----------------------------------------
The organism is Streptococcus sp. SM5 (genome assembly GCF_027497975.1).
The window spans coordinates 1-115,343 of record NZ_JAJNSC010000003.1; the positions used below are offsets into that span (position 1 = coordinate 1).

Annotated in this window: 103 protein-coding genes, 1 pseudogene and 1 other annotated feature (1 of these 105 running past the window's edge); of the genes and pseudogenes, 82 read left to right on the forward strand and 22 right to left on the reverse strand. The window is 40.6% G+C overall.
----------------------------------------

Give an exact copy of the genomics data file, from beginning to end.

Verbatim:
The organism is Streptococcus sp. SM5 (genome assembly GCF_027497975.1).
The window spans coordinates 1-115,343 of record NZ_JAJNSC010000003.1; the positions used below are offsets into that span (position 1 = coordinate 1).

Annotated in this window: 103 protein-coding genes, 1 pseudogene and 1 other annotated feature (1 of these 105 running past the window's edge); of the genes and pseudogenes, 82 read left to right on the forward strand and 22 right to left on the reverse strand. The window is 40.6% G+C overall.